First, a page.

Mr Chai said: "We hope these new projects will bring about new developments to enhance Hong Kong's position as a world city. This should help further developments in line with economic growth, not just within Hong Kong, but in the region or even around the world.
"We want to keep improving, keep going ahead so we can maintain a leading position. It is important that we keep developing. But in the course of development, we should also be mindful that we are not doing any damage to the environment, and that we are also giving due consideration to improving the condition of those developed areas."
He said Tseung Kwan O new town was developed at a time where there was very strong demand for housing, adding that the northern part of the new town is densely built with closely-spaced high-rise buildings.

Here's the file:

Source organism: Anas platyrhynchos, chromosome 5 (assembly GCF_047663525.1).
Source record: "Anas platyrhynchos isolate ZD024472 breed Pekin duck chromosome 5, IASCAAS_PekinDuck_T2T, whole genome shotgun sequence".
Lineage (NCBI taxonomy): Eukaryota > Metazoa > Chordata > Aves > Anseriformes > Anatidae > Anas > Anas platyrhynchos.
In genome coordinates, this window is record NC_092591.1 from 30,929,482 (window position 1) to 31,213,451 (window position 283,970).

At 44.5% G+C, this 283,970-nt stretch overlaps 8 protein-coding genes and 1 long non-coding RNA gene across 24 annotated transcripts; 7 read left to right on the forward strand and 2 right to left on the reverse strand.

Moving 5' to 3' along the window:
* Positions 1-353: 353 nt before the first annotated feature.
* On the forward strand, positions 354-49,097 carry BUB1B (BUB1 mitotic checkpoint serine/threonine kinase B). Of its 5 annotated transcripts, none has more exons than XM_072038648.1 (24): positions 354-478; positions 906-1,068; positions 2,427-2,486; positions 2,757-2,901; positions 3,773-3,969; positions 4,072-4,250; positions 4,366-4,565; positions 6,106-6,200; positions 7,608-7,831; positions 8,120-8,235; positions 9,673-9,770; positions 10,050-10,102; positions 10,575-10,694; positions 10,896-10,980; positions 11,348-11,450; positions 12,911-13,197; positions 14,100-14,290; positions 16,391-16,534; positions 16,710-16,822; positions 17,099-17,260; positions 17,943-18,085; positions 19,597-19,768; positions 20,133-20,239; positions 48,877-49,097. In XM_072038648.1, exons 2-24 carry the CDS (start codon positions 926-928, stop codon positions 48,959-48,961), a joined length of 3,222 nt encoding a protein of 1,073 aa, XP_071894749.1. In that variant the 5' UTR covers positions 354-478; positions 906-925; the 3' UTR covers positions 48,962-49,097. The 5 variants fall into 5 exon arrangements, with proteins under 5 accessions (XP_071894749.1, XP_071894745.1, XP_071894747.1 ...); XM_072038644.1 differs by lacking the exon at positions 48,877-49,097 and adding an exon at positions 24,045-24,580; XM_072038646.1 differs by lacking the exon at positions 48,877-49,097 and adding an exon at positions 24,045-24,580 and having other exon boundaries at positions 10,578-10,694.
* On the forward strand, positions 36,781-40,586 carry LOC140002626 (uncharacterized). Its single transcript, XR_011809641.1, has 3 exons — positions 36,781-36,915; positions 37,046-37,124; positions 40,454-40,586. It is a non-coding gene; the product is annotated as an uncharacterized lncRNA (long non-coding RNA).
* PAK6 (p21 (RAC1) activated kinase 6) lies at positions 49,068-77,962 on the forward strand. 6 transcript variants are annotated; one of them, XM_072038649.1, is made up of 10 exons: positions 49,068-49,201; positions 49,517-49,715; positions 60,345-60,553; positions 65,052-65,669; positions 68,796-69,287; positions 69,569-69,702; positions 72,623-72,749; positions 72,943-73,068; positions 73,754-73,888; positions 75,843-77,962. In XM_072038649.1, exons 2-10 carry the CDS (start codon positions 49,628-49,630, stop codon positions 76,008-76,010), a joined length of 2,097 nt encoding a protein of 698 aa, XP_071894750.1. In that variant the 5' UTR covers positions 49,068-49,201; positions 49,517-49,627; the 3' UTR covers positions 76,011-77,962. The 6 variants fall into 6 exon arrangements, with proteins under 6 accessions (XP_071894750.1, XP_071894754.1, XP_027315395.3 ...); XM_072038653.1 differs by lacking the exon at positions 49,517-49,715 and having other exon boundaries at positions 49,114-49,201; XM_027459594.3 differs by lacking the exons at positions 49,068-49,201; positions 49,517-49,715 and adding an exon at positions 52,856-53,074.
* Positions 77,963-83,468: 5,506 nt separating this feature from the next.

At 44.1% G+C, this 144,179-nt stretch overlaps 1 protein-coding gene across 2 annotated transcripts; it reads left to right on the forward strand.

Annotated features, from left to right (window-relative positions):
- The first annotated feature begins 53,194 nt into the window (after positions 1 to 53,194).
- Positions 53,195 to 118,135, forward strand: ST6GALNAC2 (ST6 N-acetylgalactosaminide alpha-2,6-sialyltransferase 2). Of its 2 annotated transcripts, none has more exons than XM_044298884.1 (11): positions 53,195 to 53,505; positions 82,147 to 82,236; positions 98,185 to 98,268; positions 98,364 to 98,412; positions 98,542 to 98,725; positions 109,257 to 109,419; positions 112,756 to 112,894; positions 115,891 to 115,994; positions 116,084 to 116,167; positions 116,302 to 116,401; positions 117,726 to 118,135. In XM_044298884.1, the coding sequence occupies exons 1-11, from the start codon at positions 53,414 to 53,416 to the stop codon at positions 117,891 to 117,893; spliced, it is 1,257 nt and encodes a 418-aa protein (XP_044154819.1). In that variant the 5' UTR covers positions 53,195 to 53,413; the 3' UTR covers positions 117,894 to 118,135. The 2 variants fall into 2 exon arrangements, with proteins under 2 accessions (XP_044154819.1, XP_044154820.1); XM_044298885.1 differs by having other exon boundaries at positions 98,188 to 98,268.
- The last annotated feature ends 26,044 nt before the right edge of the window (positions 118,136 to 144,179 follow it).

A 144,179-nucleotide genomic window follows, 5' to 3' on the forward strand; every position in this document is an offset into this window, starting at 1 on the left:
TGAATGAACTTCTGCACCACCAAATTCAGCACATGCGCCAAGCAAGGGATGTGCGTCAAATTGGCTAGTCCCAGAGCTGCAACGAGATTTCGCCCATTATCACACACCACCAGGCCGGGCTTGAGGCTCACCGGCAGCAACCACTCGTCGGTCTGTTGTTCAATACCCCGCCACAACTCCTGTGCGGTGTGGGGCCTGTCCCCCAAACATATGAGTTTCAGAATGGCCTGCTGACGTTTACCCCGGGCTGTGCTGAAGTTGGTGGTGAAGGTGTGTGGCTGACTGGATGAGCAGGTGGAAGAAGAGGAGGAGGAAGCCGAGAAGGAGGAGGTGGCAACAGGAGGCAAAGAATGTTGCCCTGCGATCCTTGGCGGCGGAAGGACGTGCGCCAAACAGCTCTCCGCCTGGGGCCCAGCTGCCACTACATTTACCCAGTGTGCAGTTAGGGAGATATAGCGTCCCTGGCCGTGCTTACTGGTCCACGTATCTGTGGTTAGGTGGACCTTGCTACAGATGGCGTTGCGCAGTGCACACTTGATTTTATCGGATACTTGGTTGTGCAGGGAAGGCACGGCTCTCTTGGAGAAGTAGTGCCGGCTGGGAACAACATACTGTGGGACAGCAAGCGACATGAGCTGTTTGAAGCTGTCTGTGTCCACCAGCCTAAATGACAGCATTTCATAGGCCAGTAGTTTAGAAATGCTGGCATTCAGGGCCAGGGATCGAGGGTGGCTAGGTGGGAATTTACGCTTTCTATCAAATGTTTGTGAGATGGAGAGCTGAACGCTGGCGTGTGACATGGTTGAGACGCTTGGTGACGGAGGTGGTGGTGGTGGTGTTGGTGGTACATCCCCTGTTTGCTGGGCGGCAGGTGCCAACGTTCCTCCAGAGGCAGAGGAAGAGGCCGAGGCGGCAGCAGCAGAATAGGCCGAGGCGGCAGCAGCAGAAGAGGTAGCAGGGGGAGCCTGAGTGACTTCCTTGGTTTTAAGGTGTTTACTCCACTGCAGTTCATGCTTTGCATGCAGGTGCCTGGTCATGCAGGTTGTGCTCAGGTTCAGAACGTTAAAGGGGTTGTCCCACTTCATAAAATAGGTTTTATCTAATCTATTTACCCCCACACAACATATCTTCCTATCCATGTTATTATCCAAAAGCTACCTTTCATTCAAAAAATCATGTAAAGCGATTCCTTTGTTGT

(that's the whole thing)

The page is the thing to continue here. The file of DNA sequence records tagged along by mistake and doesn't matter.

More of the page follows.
"We have plans for developing Tseung Kwan O south. Apart from reducing development density, we have also planned that developments there adopt a stepped height building profile to the waterfront to make the whole area appear less compact.
"On transport infrastructure, we are going to build a link over Junk Bay. This will be a featured bridge for Tseung Kwan O new town, in the form of a cable-supported structure.
"The road will extend from the current MTR station development, the Dream City, span across the bay, and then connect to the proposed Tseung Kwan O-Lam Tin Tunnel, which will link the East Kowloon region, the proposed Central Kowloon Route and the rest of the city. This will be one of our major projects in the next few years."
Mr Chai said the project is in the planning stage, adding that affected residents will be fully consulted to garner their support.